Lectionary Reflections: Thirty-Third Sunday in Ordinary Time [b] November 8, 2015

Engaging Faith | Tue, Nov 10, 2015

By John Bucki, SJ
Source: Center of Concern

Thirty-third Sunday in Ordinary Time [b]

November 15, 2015


Daniel 12:1-3

Hebrews 10:11-14, 18

Mark 13:24-32



November 14 – 22: National Hunger and Homelessness Awareness Week

November 15: America Recycles Day

November 16: Anniversary of the deaths of the 6 Jesuits and 2 women at the University of Central America in El Salvador in 1989

November 16: International Day for Tolerance



May people learn to fight for justice without violence, renouncing class struggle in their internal disputes, and war in international ones.

-John Paul II, Centesimus Annus, 23

Human beings, while capable of the worst, are also capable of rising above themselves, choosing again what is good, and making a new start, despite their mental and social conditioning.

-Pope Francis, Laudato Si, 205

God's people clung tenaciously to hope in the promise of an eschatological time when, in the fullness of salvation, peace and justice would embrace and all creation would be secure from harm. The people looked for a messiah, one whose coming would signal the beginning of that time. In their waiting, they heard the prophets call them to love according to the covenantal vision, to repent, and to be ready for God's reign.

-United States Bishop’s Peace Pastoral, The Challenge of Peace, 36

…there is a better understanding today that the mere accumulation of goods and services, even for the benefit of the majority, is not enough for the realization of human happiness. Nor, in consequence, does the availability of the many real benefits provided in recent times by science and technology, including the computer sciences, bring freedom from every form of slavery. On the contrary, the experience of recent years shows that unless all the considerable body of resources and potential at human disposal is guided by a moral understanding and by an orientation towards the true good of the human race, it easily turns against human beings to oppress them.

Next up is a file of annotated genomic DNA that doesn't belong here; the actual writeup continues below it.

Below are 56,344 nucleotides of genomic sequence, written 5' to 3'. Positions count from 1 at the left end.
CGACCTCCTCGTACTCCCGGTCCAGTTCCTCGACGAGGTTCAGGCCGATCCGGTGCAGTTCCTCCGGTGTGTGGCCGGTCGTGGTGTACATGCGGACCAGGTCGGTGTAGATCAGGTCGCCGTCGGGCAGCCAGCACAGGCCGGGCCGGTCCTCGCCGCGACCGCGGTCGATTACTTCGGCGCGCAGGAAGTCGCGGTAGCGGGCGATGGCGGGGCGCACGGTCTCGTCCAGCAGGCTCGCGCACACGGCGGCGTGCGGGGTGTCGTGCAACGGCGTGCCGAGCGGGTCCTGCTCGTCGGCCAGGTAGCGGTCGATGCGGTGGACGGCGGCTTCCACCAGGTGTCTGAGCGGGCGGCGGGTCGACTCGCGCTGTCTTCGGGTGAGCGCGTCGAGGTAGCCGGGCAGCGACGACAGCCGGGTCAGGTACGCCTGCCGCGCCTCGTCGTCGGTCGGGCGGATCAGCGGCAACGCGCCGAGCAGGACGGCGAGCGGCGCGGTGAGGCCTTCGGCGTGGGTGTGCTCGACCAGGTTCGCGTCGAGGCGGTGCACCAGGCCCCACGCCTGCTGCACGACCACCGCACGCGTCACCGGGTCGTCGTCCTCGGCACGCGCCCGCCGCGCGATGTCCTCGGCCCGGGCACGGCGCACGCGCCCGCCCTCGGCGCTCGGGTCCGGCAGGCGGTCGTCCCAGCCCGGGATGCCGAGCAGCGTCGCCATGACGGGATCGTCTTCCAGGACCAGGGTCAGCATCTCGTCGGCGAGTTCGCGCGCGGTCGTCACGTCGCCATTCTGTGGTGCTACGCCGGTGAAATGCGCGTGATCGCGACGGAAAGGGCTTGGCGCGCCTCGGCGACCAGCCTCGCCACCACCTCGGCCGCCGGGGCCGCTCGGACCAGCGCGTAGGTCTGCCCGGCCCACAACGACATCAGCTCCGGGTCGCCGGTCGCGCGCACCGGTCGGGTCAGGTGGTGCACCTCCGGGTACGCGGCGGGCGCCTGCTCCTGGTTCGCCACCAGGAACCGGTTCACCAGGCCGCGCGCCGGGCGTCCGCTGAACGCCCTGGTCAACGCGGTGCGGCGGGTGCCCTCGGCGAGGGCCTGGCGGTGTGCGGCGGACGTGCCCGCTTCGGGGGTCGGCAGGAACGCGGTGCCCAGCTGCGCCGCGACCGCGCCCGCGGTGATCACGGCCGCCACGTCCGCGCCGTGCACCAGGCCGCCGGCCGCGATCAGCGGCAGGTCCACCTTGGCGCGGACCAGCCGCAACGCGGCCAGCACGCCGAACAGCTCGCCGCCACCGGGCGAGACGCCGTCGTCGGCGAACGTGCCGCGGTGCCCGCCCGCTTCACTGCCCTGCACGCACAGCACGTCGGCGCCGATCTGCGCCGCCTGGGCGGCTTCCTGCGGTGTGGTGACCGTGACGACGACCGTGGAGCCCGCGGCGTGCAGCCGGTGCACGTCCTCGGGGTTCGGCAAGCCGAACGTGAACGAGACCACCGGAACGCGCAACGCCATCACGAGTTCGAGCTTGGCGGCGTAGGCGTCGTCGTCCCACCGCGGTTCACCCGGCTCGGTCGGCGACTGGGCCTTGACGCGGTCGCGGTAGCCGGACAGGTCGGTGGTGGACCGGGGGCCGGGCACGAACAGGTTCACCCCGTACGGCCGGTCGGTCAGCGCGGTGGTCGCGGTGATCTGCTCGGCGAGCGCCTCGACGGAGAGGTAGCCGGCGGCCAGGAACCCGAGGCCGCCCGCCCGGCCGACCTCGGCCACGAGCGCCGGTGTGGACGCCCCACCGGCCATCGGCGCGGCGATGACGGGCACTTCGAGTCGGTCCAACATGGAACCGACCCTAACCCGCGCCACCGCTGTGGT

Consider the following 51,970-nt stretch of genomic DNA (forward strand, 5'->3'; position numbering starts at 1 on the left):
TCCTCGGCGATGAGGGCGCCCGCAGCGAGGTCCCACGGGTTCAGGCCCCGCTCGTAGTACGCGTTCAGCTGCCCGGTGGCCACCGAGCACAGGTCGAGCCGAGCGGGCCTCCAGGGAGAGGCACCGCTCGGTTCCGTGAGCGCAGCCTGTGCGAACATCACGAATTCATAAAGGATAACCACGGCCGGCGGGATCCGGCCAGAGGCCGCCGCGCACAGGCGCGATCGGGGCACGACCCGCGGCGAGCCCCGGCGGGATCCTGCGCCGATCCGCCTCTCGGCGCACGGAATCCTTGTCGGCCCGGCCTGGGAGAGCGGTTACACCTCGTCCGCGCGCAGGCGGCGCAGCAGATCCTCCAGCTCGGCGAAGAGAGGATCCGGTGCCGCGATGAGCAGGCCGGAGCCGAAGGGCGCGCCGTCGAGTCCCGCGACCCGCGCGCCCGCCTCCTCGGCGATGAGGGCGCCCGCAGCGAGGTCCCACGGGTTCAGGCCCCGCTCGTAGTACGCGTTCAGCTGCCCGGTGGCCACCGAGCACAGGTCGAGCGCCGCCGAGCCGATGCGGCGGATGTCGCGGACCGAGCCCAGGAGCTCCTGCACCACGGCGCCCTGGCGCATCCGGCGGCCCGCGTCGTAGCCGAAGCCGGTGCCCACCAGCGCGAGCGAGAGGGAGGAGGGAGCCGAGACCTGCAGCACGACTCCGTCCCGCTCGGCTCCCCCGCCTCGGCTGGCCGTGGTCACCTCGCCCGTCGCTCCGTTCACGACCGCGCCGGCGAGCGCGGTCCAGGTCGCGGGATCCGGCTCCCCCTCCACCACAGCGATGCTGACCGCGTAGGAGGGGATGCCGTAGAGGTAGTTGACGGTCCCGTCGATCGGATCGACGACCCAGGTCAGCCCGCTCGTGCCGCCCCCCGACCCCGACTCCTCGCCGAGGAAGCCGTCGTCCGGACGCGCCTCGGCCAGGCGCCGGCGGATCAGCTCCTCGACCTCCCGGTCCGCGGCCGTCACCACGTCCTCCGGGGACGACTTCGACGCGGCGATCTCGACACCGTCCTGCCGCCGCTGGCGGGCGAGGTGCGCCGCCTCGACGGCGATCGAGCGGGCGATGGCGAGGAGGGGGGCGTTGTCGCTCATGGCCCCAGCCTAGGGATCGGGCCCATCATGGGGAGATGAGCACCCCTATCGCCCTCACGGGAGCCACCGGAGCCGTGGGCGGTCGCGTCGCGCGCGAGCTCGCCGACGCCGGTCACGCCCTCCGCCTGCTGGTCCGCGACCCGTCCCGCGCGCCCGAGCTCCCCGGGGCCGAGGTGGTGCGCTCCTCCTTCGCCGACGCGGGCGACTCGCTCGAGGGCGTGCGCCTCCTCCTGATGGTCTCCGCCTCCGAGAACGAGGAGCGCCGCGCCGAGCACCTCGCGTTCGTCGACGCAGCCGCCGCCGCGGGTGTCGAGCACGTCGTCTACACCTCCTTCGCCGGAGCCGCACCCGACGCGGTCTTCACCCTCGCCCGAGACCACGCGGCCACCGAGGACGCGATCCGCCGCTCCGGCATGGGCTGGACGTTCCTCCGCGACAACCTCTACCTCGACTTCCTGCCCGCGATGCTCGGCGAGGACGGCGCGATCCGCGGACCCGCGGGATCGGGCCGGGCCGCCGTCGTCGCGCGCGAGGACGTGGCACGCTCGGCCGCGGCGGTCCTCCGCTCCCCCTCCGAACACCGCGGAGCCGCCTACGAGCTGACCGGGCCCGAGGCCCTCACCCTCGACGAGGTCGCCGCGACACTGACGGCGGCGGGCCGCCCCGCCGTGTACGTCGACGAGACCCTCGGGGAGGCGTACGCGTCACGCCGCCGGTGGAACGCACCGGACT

-John Paul II, Sollicitudo Rei Socialis, 28

Violence puts the brakes on authentic development and impedes the evolution of peoples towards greater socio-economic and spiritual well-being. This applies especially to terrorism motivated by fundamentalism, which generates grief, destruction and death, obstructs dialogue between nations and diverts extensive resources from their peaceful and civil uses.

-Pope Benedict XVI, Caritas in Veritate, 29 

Everything is interconnected, and this invites us to develop a spirituality of that global solidarity which flows from the mystery of the Trinity.

-Pope Francis, Laudato Si, 240


Thoughts for Your Consideration

The social teaching of the church invites us to connect the scriptures with contemporary issues. Today we may want to reflect on that human behavior, which seems to be contributing to a possible time “unsurpassed in distress.”

To read the rest of this reflection from John Bucki, SJ, as well as his reflection questions, faith in action links, prayers of intercession and prayer meditations, become a member of Education for Justice

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